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Case Studies

Calciphylaxis, also known as calcific uremic arteriolopathy, is a rare disorder that presents with painful, necrotic, ischemic skin and tissue lesions resulting from reduced blood flow. Most often noted in patients with end-stage renal disease (ESRD) who are undergoing hemodialysis, it is highly lethal and poorly understood. While there is no recognized standard of care for treatment, sodium thiosulfate (STS) injections and hyperbaric oxygen therapy (HBOT) are often trialed in addition to standard evidence-based wound care.

Case Studies

Diabetes mellitus is a metabolic disorder associated with so many complications including diabetic foot syndrome. International Diabetes Federation (IDF) 2021 data reveals that globally 537 million people are suffering from disease & estimated to reach up to 783 million in 2045. In Indian subcontinent (SEA) about 90 million people in the year 2021 estimated to reach 152 million in the year 2045. [1] Diabetic foot syndrome characterized by infection; soft tissue damage & diabetic foot ulcer (DFU) due to diabetic peripheral neuropathy [2]. The prevalence of DFU in type 2 diabetes is 6.4% globally, with 6.38% in South India, and 14.30% in North India. DFU increases risk for lower extremity amputations [3] Many surgical and non-surgical treatments are available to tackle this problem including wound debridement, skin grafting, revascularization, frequent dressing of the wound site with offloading of foot and ultimately amputation in very severe cases to save the life of patient. Primary factor enhancing wound healing process, is oxygen. Hyperbaric oxygen therapy shown benefits in wound healing with adverse effect oxygen toxicity & barotrauma. Topical oxygen therapy (TOT) are safer alternative. It bypasses oxygen transport system & creating oxygen-rich wound bed environment & improved pH levels, helps to cure infection, enhance wound healing & rate of wound closure in chronic non-healing DFUs [4]

Case Studies

Diabetic Foot Ulcers (DFUs) are a frequent complication of diabetes with attendant morbidity and mortality. There is some increasing evidence that supports the use of Topical Oxygen Therapy (TOT) in chronic DFUs when used in combination with standard wound care1. Specifically, Topical Wound Oxygen Therapy (TWO2) applies cyclically pressurized humidified oxygen within a single use extremity chamber connected to an oxygen concentrator2.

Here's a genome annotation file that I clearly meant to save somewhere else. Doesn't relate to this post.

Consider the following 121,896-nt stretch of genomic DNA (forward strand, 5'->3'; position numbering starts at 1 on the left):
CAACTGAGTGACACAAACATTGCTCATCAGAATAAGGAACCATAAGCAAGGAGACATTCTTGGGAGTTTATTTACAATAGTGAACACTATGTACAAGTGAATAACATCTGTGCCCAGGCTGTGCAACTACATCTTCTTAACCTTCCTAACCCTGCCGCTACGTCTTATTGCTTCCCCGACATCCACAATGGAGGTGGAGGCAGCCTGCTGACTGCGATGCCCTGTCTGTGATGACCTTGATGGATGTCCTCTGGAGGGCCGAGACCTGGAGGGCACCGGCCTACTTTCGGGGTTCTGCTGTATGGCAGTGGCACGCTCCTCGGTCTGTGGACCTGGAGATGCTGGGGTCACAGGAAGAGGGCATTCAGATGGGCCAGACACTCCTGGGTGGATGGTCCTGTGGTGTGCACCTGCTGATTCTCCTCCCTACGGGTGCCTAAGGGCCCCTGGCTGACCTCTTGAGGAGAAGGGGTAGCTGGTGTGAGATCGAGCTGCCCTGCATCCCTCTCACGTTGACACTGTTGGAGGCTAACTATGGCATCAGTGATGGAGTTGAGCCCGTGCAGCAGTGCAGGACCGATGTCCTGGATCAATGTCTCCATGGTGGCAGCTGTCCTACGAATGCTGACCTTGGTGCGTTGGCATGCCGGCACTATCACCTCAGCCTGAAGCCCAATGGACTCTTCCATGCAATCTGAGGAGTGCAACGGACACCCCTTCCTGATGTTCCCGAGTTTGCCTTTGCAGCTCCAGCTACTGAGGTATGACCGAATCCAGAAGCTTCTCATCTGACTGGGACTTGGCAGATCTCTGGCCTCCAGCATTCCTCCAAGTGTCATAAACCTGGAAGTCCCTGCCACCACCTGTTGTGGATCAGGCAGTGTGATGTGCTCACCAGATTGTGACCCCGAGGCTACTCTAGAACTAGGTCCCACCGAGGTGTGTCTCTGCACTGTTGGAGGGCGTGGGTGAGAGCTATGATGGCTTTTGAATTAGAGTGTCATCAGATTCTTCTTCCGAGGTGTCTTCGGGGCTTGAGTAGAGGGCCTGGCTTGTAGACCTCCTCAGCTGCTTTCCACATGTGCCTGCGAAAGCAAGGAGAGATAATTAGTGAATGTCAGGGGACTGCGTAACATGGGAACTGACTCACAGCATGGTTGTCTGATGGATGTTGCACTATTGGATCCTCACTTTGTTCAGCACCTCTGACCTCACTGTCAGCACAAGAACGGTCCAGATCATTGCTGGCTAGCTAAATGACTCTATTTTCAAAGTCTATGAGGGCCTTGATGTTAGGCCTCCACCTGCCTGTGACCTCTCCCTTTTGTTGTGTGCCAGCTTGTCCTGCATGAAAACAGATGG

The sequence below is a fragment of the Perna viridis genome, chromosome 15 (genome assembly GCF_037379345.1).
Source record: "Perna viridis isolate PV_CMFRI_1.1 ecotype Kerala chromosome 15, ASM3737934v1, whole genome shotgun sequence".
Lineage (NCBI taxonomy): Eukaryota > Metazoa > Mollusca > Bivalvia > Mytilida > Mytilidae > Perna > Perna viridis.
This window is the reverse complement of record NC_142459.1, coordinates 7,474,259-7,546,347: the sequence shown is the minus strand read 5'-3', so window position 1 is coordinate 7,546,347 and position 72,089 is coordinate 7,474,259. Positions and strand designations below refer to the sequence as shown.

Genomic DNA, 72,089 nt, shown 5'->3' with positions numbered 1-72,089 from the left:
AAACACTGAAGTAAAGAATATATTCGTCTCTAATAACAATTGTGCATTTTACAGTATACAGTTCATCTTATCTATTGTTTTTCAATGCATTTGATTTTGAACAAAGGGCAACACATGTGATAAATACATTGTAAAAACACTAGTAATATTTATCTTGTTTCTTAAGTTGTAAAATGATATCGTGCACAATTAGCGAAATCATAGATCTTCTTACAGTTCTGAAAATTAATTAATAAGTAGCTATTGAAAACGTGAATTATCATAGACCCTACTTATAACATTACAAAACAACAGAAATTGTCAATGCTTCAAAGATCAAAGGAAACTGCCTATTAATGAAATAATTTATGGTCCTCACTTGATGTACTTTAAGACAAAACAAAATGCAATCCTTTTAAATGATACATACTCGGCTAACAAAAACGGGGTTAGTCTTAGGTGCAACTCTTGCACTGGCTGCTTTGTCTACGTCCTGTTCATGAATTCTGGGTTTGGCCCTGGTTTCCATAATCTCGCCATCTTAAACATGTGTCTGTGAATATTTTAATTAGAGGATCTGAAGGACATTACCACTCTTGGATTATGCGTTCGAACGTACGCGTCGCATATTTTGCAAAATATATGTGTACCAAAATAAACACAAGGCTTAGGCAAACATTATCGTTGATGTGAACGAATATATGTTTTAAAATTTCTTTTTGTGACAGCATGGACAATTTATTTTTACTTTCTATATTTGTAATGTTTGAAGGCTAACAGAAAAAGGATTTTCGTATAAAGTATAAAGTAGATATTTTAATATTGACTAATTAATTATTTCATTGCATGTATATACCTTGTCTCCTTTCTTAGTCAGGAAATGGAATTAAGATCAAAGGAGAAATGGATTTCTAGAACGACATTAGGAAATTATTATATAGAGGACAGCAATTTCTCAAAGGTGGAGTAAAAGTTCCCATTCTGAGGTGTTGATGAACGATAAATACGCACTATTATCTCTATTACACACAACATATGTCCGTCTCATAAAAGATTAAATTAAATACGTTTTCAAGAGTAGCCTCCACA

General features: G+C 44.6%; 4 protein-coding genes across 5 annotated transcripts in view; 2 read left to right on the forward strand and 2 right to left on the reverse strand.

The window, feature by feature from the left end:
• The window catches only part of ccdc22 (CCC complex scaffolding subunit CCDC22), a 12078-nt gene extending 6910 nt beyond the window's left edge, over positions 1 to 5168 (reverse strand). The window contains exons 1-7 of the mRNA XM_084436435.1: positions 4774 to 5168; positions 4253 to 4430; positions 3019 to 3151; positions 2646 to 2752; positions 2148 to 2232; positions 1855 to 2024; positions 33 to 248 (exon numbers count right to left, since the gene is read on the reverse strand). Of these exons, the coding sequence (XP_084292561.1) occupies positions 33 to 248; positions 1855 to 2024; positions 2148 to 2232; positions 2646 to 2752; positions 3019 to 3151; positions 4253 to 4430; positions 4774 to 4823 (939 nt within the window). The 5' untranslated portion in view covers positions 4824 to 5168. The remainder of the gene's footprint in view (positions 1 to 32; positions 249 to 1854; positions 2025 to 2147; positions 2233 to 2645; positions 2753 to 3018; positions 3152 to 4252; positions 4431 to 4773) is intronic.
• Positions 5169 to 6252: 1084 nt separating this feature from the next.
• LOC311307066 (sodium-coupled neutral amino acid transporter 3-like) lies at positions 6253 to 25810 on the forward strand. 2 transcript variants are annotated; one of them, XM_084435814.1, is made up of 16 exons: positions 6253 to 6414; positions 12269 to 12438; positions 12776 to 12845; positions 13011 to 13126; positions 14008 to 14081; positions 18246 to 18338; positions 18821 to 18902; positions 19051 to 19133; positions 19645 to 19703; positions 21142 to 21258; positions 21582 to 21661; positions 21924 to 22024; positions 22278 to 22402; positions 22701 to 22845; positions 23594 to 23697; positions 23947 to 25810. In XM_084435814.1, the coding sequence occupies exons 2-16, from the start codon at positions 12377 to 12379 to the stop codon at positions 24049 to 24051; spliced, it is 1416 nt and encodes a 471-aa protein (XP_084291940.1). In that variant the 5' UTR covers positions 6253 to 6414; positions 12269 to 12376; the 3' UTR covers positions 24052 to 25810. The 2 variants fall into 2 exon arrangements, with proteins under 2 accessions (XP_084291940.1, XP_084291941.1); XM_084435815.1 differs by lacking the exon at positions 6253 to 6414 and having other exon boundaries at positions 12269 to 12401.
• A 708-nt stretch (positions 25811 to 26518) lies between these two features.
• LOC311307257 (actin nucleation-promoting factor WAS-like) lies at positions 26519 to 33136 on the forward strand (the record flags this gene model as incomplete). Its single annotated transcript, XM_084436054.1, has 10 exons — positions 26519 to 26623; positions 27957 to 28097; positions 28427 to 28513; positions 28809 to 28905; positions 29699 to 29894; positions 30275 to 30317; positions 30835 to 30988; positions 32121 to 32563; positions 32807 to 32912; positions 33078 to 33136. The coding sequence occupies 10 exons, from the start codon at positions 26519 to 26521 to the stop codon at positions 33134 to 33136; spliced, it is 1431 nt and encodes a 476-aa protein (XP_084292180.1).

Guidance Documents

This Masterclass Guide is a concise overview aimed at exploring the use of Topical Wound Oxygen Therapy (TWO2) and incorporating this into your practice.

Keywords: Advanced Oxygen Therapy Inc., Regenerative healing, Topical Oxygen Therapy, Diabetic Foot Ulcers, Wound repair, Complex wounds, Peripheral Artery Disease, Edema

Guidance Documents

Oxygen is a vital component of basic and advanced wound healing. It plays a major part in intricate cellular processes involved with healing all types of wounds. Understanding the pathophysiology of a hypoxic situation at the tissue level is vital in establishing the types of wounds that will benefit from oxygen therapy. The options for comprehensive therapy are discussed in depth; indications such as venous leg ulcers and chronic venous insufficiency, as well as diabetic foot ulceration are also reviewed in this article. A summary of recent topical oxygen therapy evidence is presented, as well as the myths surrounding oxygen therapy. This guide is aimed at providing support for clinicians wishing to incorporate oxygen into their practice.

Case Studies

Wounds with bone exposure, in immunosuppressed patients after solid organ transplant, or post radiation, pose a significant challenge to heal. Bone exposure usually implies some form of osteomyelitis, which in the setting of immune suppression or radiation induced microvascular damage, usually translates to significant patient morbidity and prolonged healing time. We describe here our experience of healing two extremely challenging wounds, in two patients using a combination of two advanced modalities, designed to overcome these particular patient comorbidities.